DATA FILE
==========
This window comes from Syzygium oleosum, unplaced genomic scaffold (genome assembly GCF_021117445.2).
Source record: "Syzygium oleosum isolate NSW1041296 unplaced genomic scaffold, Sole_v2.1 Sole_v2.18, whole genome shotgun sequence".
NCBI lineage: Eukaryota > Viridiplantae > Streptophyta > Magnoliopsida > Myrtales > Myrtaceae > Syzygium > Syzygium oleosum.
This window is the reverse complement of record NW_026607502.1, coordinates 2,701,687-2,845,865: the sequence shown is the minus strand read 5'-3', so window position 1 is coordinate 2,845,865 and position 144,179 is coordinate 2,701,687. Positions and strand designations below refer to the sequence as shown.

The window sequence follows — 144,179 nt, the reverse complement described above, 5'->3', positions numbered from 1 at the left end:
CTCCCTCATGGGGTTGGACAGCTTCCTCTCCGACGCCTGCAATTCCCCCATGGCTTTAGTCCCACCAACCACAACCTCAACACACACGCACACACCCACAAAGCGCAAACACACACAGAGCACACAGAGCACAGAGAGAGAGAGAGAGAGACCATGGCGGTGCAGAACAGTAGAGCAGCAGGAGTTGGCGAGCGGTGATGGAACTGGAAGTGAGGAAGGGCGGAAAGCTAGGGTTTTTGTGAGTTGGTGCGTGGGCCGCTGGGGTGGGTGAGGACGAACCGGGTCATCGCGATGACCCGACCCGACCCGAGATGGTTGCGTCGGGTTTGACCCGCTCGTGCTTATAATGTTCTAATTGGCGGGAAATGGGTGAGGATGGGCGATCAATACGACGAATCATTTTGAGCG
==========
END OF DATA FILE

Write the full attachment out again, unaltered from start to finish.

This window comes from Syzygium oleosum, unplaced genomic scaffold (genome assembly GCF_021117445.2).
Source record: "Syzygium oleosum isolate NSW1041296 unplaced genomic scaffold, Sole_v2.1 Sole_v2.18, whole genome shotgun sequence".
NCBI lineage: Eukaryota > Viridiplantae > Streptophyta > Magnoliopsida > Myrtales > Myrtaceae > Syzygium > Syzygium oleosum.
This window is the reverse complement of record NW_026607502.1, coordinates 2,701,687-2,845,865: the sequence shown is the minus strand read 5'-3', so window position 1 is coordinate 2,845,865 and position 144,179 is coordinate 2,701,687. Positions and strand designations below refer to the sequence as shown.

The window sequence follows — 144,179 nt, the reverse complement described above, 5'->3', positions numbered from 1 at the left end:
CTCCCTCATGGGGTTGGACAGCTTCCTCTCCGACGCCTGCAATTCCCCCATGGCTTTAGTCCCACCAACCACAACCTCAACACACACGCACACACCCACAAAGCGCAAACACACACAGAGCACACAGAGCACAGAGAGAGAGAGAGAGAGACCATGGCGGTGCAGAACAGTAGAGCAGCAGGAGTTGGCGAGCGGTGATGGAACTGGAAGTGAGGAAGGGCGGAAAGCTAGGGTTTTTGTGAGTTGGTGCGTGGGCCGCTGGGGTGGGTGAGGACGAACCGGGTCATCGCGATGACCCGACCCGACCCGAGATGGTTGCGTCGGGTTTGACCCGCTCGTGCTTATAATGTTCTAATTGGCGGGAAATGGGTGAGGATGGGCGATCAATACGACGAATCATTTTGAGCG